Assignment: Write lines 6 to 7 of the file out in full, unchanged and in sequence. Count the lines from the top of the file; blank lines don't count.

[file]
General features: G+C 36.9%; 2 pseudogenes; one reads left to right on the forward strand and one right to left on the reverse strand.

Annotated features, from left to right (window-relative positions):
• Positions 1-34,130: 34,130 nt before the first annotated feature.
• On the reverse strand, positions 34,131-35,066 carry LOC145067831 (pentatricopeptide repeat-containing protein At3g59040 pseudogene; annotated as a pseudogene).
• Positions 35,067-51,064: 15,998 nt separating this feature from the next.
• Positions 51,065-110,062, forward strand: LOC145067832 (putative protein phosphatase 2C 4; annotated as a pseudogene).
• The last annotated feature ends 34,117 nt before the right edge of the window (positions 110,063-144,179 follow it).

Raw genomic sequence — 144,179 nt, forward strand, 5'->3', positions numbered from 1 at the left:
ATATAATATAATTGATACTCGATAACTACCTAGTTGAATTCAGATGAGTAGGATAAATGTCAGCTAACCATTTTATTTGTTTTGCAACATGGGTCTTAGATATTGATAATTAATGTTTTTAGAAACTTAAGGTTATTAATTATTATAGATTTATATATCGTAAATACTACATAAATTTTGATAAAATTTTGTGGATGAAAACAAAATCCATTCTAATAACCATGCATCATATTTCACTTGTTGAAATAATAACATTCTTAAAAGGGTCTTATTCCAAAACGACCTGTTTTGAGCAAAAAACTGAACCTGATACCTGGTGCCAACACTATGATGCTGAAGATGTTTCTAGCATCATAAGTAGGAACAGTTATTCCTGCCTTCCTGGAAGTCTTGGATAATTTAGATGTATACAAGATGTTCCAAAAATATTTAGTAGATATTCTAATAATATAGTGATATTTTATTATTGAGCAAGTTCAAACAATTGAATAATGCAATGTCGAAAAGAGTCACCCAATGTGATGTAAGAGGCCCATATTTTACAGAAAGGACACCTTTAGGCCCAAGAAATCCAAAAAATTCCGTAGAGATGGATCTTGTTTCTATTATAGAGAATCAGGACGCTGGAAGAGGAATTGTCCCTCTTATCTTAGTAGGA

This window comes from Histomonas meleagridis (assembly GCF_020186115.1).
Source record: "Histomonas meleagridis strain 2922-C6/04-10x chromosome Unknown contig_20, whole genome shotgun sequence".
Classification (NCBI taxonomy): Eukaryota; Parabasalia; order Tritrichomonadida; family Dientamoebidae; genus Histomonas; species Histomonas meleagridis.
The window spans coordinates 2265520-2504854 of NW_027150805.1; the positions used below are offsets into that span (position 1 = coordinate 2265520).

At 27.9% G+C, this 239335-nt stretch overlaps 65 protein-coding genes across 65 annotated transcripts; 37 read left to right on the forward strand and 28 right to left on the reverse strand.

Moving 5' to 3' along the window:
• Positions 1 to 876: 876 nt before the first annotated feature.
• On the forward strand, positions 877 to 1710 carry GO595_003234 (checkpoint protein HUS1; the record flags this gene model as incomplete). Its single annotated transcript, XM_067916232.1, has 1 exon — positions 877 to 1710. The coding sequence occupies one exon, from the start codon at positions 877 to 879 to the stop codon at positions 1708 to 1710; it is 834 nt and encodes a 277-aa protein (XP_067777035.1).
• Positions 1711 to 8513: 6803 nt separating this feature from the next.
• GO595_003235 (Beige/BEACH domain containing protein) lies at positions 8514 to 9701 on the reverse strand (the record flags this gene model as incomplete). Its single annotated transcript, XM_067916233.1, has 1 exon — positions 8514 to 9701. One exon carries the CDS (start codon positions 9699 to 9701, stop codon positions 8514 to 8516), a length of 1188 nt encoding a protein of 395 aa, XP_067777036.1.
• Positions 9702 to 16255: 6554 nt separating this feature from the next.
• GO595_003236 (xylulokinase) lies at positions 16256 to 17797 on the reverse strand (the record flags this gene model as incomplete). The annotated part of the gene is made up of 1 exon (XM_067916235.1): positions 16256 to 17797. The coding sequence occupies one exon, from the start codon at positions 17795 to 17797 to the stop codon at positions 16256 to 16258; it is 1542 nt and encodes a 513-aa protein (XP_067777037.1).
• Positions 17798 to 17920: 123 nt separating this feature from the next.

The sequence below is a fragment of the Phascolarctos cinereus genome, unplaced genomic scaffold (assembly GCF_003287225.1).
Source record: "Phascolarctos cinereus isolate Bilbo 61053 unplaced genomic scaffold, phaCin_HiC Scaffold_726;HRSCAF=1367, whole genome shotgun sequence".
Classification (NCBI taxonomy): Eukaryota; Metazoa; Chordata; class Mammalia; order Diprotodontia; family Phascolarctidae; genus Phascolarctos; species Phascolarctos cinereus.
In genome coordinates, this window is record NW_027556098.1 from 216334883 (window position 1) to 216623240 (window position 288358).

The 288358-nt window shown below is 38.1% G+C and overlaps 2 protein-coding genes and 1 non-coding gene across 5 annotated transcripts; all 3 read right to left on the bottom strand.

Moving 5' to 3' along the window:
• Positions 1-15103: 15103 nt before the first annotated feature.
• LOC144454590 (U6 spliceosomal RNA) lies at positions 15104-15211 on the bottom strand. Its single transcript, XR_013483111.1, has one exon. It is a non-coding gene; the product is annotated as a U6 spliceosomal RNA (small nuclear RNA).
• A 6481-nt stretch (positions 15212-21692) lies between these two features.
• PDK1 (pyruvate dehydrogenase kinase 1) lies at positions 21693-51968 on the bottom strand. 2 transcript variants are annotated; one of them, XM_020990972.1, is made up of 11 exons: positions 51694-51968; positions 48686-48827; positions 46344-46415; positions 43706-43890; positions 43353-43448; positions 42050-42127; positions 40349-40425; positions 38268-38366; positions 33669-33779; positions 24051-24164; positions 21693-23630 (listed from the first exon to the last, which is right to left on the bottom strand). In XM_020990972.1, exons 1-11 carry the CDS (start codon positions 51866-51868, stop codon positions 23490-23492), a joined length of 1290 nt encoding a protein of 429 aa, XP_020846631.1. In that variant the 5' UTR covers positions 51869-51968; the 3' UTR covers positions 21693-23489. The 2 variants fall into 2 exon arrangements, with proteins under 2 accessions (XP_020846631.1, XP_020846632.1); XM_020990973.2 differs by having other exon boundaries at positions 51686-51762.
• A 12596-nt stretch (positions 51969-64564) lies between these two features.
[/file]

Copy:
• Positions 51,065-110,062, forward strand: LOC145067832 (putative protein phosphatase 2C 4; annotated as a pseudogene).
• The last annotated feature ends 34,117 nt before the right edge of the window (positions 110,063-144,179 follow it).